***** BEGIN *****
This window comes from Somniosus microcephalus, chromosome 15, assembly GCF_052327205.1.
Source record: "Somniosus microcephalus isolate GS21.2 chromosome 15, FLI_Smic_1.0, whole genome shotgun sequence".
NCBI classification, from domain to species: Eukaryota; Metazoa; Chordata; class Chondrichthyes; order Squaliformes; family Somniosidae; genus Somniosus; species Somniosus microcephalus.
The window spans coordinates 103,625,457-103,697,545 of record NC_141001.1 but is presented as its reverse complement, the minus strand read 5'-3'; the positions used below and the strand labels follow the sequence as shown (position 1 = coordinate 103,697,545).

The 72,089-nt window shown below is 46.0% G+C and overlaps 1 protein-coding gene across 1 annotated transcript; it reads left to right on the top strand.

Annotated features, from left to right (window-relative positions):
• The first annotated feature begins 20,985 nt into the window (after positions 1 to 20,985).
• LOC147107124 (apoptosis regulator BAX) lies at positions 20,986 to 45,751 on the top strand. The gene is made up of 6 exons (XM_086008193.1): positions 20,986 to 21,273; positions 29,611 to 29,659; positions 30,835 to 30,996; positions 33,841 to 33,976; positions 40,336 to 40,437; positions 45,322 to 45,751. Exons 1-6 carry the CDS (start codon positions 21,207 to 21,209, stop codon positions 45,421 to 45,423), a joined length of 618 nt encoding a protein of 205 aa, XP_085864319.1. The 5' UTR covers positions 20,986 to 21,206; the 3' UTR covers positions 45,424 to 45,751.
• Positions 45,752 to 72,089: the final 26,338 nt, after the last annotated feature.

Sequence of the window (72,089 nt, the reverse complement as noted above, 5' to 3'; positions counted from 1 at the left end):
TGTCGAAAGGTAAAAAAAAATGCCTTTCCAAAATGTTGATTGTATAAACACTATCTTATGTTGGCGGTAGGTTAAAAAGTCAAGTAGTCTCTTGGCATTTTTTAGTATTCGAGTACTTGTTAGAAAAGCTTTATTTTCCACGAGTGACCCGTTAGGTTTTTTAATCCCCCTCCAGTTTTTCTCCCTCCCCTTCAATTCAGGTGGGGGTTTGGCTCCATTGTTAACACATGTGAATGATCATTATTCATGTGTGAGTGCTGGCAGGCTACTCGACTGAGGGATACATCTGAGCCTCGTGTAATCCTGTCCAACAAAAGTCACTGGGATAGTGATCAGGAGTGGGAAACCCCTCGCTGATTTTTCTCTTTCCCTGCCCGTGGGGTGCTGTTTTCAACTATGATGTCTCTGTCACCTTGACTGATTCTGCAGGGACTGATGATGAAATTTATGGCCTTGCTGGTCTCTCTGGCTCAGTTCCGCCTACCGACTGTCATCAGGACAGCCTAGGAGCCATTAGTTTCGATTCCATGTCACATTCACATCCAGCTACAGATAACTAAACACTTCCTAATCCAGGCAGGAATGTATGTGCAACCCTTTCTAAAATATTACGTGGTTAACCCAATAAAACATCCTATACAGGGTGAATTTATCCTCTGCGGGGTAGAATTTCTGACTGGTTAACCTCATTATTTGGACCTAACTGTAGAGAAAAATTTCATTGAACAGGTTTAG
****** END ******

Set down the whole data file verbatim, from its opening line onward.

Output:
This window comes from Somniosus microcephalus, chromosome 15, assembly GCF_052327205.1.
Source record: "Somniosus microcephalus isolate GS21.2 chromosome 15, FLI_Smic_1.0, whole genome shotgun sequence".
NCBI classification, from domain to species: Eukaryota; Metazoa; Chordata; class Chondrichthyes; order Squaliformes; family Somniosidae; genus Somniosus; species Somniosus microcephalus.
The window spans coordinates 103,625,457-103,697,545 of record NC_141001.1 but is presented as its reverse complement, the minus strand read 5'-3'; the positions used below and the strand labels follow the sequence as shown (position 1 = coordinate 103,697,545).

The 72,089-nt window shown below is 46.0% G+C and overlaps 1 protein-coding gene across 1 annotated transcript; it reads left to right on the top strand.

Annotated features, from left to right (window-relative positions):
• The first annotated feature begins 20,985 nt into the window (after positions 1 to 20,985).
• LOC147107124 (apoptosis regulator BAX) lies at positions 20,986 to 45,751 on the top strand. The gene is made up of 6 exons (XM_086008193.1): positions 20,986 to 21,273; positions 29,611 to 29,659; positions 30,835 to 30,996; positions 33,841 to 33,976; positions 40,336 to 40,437; positions 45,322 to 45,751. Exons 1-6 carry the CDS (start codon positions 21,207 to 21,209, stop codon positions 45,421 to 45,423), a joined length of 618 nt encoding a protein of 205 aa, XP_085864319.1. The 5' UTR covers positions 20,986 to 21,206; the 3' UTR covers positions 45,424 to 45,751.
• Positions 45,752 to 72,089: the final 26,338 nt, after the last annotated feature.

Sequence of the window (72,089 nt, the reverse complement as noted above, 5' to 3'; positions counted from 1 at the left end):
TGTCGAAAGGTAAAAAAAAATGCCTTTCCAAAATGTTGATTGTATAAACACTATCTTATGTTGGCGGTAGGTTAAAAAGTCAAGTAGTCTCTTGGCATTTTTTAGTATTCGAGTACTTGTTAGAAAAGCTTTATTTTCCACGAGTGACCCGTTAGGTTTTTTAATCCCCCTCCAGTTTTTCTCCCTCCCCTTCAATTCAGGTGGGGGTTTGGCTCCATTGTTAACACATGTGAATGATCATTATTCATGTGTGAGTGCTGGCAGGCTACTCGACTGAGGGATACATCTGAGCCTCGTGTAATCCTGTCCAACAAAAGTCACTGGGATAGTGATCAGGAGTGGGAAACCCCTCGCTGATTTTTCTCTTTCCCTGCCCGTGGGGTGCTGTTTTCAACTATGATGTCTCTGTCACCTTGACTGATTCTGCAGGGACTGATGATGAAATTTATGGCCTTGCTGGTCTCTCTGGCTCAGTTCCGCCTACCGACTGTCATCAGGACAGCCTAGGAGCCATTAGTTTCGATTCCATGTCACATTCACATCCAGCTACAGATAACTAAACACTTCCTAATCCAGGCAGGAATGTATGTGCAACCCTTTCTAAAATATTACGTGGTTAACCCAATAAAACATCCTATACAGGGTGAATTTATCCTCTGCGGGGTAGAATTTCTGACTGGTTAACCTCATTATTTGGACCTAACTGTAGAGAAAAATTTCATTGAACAGGTTTAG